Babe: Three years and nearly ten months
Babeling: Seven months

The babe has been impervious to pink and fluffiness, as far as I could tell, until one month ago. I was in a newsagent with her and I offered her a Bob the Builder magazine because it seemed to have lots of things to do AND loads of stickers, thereby ticking all the relevant boxes, or so I thought.

‘It’s not pretty, Mummy,’ she said. ‘I want that one. THAT’s pretty.’

She was pointing at something so encrusted with pink glittery princesses that I was reluctant to even touch it without tongs, never mind buy it, but I was so shocked I couldn’t think of a coherent reason not to. So I did. There was a lot of dress-wearing after that. Then term finished and it’s subsided quite a lot so I suspect nursery school peer pressure.

Her cousin, on the other hand, is a proper hard-core fairy mermaid butterfly ballet-dancer princess owner of several Barbies, despite the fact that she is the biological daughter of my sister. (We can’t work this one out). Anyway, we’ve been spending time with the princess cousin this summer. On meeting the babe at the start of the holiday she narrowed her eyes, scrutinized the babe and said, ‘Do you yike plincesses?’

Fortunately the babe said yes and was admitted into her pink glittery clique of two, where they share mermaids (only the plincess cousin gets the one with the tail, though) and have fierce arguments about who will get an Ansome Plince.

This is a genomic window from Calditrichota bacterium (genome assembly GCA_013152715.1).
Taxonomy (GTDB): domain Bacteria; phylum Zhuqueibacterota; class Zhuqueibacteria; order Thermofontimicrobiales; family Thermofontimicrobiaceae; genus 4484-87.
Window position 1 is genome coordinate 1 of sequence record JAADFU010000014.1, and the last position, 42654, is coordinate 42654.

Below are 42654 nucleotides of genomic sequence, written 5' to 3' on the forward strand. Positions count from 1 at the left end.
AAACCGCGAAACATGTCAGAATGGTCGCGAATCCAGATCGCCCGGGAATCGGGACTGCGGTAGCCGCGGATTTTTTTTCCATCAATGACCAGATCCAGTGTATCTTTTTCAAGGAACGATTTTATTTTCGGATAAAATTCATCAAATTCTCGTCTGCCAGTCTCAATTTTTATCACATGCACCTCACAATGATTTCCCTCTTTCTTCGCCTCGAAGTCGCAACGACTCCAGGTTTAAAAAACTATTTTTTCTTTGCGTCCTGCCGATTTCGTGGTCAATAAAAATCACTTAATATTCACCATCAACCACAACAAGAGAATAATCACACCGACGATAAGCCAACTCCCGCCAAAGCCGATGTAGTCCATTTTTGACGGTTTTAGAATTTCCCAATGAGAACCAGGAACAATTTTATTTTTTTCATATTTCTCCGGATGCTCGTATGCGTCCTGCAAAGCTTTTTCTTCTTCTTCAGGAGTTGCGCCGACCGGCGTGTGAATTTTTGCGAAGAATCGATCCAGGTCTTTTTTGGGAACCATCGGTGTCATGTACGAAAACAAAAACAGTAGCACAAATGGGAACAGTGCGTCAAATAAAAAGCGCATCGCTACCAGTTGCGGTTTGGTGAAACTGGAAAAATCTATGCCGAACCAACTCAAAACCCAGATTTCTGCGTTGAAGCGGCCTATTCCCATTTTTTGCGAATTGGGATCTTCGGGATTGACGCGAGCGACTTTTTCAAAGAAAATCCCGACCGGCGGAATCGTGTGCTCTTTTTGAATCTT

This was probably why, however unconsciously, I was reluctant to buy the pink-encrusted rag. I also have a loathing of Disney’s Little Mermaid film. I can just about overlook Arial’s push-up seashell bra (which is more than Arial can), but the focus of the whole film is far too much on her longing for that bloke she fancies. I prefer Cinderella, where the prince remains a distant manly silhouette without much relevance to the plot. I’m convinced that too much Disney will give the babe a warped view of finding a mate.

Another friend of hers wheeled out her entire collection of dolls the other day when we went round to play – about sixteen princesses and one Andsome Plince.

‘And now,’ announced the friend (who is four), ‘he will try the tiara on all of these princesses. The one who looks the prettiest in it will be the Bride. Actually, it will light up pink.’

He had to go through all sixteen (seventeen if you include the fact that he tried it on himself, just to make sure) to find his wife. I say: if only it was that easy.

(p.s. to the mother of the tiara-contest four year old, in case you are reading this, I am not suggesting that your daughter is warped! So I won’t mention what you overheard her saying in the bath… :-))

Fairy tale

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